Sometimes apologies are carefully monitored to see if the apologizer really means it. This can result in more offenses, as the offended person adds more offenses from the actual apology.

This is the era of the demanded apology. China demands an apology from America for crossing their sea or air space. Muslims demand an apology from Russia for saying that they will root out terrorists, "even in the loo." Brits demand an apology from France's leader for saying that the food in Britian was not worth eating. If you can think of any more national demanded, extracted apologies, please, send them to me.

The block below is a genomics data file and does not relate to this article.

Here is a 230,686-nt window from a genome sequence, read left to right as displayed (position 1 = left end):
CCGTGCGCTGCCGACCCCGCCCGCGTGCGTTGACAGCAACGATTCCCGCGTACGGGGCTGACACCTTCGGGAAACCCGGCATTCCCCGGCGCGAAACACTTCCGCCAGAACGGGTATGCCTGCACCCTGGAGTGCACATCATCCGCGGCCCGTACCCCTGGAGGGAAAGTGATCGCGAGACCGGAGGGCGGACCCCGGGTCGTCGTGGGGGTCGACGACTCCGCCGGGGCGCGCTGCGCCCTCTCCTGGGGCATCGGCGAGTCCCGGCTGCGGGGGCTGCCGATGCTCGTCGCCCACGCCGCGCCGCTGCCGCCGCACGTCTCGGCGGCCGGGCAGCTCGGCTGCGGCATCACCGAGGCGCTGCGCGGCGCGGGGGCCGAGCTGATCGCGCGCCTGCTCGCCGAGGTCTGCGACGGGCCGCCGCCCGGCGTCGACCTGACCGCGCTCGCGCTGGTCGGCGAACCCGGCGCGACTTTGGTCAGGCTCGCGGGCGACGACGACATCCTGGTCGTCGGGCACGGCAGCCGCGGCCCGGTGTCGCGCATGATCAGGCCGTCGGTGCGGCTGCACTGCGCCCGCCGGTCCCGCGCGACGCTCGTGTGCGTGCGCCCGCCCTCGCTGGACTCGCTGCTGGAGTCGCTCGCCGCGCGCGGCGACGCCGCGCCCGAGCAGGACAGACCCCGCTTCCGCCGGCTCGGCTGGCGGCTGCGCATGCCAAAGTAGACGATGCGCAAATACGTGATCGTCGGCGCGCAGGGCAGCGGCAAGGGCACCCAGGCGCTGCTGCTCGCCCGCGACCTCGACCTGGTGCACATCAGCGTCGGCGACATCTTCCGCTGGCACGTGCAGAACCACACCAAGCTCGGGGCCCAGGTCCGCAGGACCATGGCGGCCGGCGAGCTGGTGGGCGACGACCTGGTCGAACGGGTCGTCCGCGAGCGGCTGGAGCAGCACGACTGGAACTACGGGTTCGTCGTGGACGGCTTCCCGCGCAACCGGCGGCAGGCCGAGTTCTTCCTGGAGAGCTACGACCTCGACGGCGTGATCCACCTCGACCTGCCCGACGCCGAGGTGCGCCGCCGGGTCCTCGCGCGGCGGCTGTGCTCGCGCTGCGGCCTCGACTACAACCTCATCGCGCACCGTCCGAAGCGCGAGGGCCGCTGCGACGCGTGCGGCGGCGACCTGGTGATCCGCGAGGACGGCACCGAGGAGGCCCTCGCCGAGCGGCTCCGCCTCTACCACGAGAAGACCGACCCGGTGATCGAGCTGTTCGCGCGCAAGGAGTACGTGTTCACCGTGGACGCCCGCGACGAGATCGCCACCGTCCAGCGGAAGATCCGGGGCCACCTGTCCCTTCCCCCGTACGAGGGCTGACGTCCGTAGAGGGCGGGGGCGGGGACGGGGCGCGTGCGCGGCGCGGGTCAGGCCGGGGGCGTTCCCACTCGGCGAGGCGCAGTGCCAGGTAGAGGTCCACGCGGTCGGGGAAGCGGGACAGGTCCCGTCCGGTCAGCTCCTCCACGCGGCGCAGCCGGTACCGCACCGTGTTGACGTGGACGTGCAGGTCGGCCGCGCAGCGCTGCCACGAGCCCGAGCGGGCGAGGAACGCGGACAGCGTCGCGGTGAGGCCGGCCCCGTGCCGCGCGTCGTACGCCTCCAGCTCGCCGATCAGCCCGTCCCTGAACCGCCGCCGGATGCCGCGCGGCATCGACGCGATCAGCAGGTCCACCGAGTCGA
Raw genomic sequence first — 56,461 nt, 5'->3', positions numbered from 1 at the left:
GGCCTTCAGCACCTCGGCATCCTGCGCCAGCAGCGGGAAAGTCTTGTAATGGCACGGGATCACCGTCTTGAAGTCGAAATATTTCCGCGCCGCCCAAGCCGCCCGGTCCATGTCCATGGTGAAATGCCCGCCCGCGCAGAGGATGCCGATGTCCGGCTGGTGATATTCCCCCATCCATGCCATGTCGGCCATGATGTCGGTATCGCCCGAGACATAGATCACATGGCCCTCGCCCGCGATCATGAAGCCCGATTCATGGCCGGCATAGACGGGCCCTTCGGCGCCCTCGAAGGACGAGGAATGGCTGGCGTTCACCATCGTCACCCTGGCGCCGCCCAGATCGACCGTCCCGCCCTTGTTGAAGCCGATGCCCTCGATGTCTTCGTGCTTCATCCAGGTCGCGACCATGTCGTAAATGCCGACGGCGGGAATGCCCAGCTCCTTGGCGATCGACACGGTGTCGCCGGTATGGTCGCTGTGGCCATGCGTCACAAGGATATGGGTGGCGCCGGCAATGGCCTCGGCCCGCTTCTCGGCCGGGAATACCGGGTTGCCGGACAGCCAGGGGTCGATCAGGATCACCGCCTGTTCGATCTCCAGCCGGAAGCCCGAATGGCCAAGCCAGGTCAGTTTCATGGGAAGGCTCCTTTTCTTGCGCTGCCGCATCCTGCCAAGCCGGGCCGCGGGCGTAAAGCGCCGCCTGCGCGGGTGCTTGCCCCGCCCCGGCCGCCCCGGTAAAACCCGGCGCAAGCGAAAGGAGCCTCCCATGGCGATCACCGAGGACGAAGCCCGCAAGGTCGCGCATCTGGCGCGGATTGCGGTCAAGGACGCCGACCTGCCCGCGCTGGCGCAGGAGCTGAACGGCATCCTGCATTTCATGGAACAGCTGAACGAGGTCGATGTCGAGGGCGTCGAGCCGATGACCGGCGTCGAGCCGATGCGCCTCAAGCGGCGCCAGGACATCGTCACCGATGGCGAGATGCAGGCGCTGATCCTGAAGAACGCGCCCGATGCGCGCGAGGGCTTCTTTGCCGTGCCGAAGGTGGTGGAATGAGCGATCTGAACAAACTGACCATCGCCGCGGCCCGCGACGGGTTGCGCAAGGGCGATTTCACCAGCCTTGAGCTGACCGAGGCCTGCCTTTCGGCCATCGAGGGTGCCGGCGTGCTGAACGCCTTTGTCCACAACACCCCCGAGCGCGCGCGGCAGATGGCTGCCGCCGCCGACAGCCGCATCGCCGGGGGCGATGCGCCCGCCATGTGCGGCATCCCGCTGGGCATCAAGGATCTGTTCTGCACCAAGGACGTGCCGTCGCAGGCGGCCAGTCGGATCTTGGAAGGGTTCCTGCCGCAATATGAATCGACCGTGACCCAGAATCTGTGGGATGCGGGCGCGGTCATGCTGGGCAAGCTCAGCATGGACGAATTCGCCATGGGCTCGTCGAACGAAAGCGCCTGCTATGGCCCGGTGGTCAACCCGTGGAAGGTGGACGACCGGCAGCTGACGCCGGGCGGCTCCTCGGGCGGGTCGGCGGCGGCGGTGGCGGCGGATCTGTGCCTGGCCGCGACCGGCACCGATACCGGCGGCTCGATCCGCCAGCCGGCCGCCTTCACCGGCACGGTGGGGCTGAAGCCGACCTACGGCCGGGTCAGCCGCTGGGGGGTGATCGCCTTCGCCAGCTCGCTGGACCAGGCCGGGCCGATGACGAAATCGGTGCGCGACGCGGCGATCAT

What do these apologies accomplish? Momentarily they may satisfy the demander. Most of the time, apologies don't hold much weight. Eventually someone become offended again and cannot live without another apology. We used to joke that so-and-so was out to get his weekly apology. It was like fuel to him. If he wasn't at someone's house getting one, he was in his own home stewing about how someone looked at him wrong, and how he would extract an apology from them. His basic problem was not so much that others were offending him, but that he was harboring resentment and bitterness and wrath. His life was not right, and so he was using his accusations against others to distract attention from his own faults.